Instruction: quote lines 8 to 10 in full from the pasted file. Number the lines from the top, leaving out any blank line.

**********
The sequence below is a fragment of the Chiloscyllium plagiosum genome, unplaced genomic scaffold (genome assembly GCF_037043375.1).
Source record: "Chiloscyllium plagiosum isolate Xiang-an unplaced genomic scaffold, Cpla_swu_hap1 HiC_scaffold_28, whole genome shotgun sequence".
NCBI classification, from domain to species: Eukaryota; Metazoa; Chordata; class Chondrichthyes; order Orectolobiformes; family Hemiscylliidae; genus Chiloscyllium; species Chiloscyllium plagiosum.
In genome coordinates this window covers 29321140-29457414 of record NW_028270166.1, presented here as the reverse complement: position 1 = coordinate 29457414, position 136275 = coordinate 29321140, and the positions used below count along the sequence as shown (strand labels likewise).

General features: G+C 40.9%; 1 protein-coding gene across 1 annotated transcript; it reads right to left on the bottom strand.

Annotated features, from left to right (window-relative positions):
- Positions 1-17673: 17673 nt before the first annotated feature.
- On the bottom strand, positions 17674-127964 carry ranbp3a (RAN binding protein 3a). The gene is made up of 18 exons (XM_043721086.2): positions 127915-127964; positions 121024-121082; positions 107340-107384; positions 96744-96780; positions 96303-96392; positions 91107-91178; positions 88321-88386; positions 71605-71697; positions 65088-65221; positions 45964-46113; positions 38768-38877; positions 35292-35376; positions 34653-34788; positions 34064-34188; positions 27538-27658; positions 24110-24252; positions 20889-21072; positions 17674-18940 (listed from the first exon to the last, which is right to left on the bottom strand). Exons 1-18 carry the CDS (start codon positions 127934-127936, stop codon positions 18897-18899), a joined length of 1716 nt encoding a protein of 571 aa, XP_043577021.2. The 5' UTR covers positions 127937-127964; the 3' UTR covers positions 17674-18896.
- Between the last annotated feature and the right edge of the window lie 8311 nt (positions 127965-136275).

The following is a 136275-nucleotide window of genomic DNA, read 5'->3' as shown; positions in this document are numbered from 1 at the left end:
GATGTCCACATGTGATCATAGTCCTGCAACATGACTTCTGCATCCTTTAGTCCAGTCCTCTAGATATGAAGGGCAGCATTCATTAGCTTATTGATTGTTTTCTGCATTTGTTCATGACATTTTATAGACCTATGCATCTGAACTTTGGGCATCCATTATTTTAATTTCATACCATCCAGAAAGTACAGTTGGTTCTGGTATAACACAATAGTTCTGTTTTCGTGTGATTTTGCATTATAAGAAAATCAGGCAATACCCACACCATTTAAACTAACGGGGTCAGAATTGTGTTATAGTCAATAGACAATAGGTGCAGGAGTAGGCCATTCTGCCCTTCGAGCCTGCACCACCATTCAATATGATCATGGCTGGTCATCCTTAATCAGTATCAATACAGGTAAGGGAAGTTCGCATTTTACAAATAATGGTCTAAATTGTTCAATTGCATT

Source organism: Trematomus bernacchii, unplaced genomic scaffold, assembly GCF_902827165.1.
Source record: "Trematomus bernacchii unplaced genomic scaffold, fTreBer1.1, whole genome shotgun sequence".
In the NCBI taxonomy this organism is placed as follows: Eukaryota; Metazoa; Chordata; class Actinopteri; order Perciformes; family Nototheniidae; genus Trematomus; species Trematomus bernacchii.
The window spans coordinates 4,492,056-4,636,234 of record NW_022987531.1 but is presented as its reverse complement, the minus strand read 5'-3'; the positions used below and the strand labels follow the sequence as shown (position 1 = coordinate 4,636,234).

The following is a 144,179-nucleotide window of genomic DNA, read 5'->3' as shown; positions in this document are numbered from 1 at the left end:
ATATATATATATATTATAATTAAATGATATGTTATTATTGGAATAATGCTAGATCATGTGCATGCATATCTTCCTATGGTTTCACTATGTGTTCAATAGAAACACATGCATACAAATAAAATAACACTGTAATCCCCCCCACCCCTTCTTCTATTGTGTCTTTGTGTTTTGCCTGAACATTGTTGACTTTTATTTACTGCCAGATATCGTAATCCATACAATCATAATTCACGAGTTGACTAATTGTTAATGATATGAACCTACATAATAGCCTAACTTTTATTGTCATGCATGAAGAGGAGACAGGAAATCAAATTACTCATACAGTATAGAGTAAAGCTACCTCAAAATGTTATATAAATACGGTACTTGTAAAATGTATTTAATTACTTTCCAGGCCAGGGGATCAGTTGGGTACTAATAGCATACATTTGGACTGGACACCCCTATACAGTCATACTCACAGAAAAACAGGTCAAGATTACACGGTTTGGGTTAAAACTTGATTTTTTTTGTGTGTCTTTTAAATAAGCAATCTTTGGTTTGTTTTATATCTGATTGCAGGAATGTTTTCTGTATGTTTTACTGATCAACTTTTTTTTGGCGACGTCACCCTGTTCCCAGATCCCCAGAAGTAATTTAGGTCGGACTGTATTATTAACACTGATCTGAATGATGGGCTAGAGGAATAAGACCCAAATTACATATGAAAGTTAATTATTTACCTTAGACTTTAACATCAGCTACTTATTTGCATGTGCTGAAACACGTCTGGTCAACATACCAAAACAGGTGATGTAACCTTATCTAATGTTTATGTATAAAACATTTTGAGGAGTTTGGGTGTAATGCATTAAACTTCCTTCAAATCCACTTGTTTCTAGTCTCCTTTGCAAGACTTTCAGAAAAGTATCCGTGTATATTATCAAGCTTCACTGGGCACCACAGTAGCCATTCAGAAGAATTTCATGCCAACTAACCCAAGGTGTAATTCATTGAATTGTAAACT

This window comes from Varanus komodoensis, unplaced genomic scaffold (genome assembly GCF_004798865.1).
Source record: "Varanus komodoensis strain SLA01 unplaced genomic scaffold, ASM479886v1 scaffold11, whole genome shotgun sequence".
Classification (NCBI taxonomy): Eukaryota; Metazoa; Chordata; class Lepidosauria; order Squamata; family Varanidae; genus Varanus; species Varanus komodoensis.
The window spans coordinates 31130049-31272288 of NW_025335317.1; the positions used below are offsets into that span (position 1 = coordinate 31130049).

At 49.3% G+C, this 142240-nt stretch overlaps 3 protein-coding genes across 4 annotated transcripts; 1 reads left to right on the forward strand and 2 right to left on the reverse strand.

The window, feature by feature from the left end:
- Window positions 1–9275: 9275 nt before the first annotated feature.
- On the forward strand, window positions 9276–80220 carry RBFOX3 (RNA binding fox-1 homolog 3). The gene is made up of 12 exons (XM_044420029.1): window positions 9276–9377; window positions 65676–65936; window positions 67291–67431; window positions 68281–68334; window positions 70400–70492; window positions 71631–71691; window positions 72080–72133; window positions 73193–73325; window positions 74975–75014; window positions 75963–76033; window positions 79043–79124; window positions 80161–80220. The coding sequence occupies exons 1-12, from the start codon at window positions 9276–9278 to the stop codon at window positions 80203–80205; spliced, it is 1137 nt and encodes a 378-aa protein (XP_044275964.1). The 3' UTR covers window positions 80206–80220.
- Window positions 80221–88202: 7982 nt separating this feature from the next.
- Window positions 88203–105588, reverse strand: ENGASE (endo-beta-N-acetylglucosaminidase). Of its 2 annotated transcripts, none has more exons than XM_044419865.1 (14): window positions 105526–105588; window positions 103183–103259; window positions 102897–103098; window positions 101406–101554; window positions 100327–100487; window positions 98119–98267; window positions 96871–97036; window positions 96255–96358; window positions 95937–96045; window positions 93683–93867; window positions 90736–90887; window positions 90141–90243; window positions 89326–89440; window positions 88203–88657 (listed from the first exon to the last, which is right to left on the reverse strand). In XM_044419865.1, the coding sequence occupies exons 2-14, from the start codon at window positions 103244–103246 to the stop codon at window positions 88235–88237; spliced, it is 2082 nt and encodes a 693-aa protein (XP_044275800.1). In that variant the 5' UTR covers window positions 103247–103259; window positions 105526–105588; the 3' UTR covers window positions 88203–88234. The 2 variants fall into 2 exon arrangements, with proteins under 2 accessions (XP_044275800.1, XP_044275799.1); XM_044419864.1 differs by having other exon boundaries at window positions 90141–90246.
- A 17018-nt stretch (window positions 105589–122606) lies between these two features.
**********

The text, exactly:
- On the bottom strand, positions 17674-127964 carry ranbp3a (RAN binding protein 3a). The gene is made up of 18 exons (XM_043721086.2): positions 127915-127964; positions 121024-121082; positions 107340-107384; positions 96744-96780; positions 96303-96392; positions 91107-91178; positions 88321-88386; positions 71605-71697; positions 65088-65221; positions 45964-46113; positions 38768-38877; positions 35292-35376; positions 34653-34788; positions 34064-34188; positions 27538-27658; positions 24110-24252; positions 20889-21072; positions 17674-18940 (listed from the first exon to the last, which is right to left on the bottom strand). Exons 1-18 carry the CDS (start codon positions 127934-127936, stop codon positions 18897-18899), a joined length of 1716 nt encoding a protein of 571 aa, XP_043577021.2. The 5' UTR covers positions 127937-127964; the 3' UTR covers positions 17674-18896.
- Between the last annotated feature and the right edge of the window lie 8311 nt (positions 127965-136275).

The following is a 136275-nucleotide window of genomic DNA, read 5'->3' as shown; positions in this document are numbered from 1 at the left end: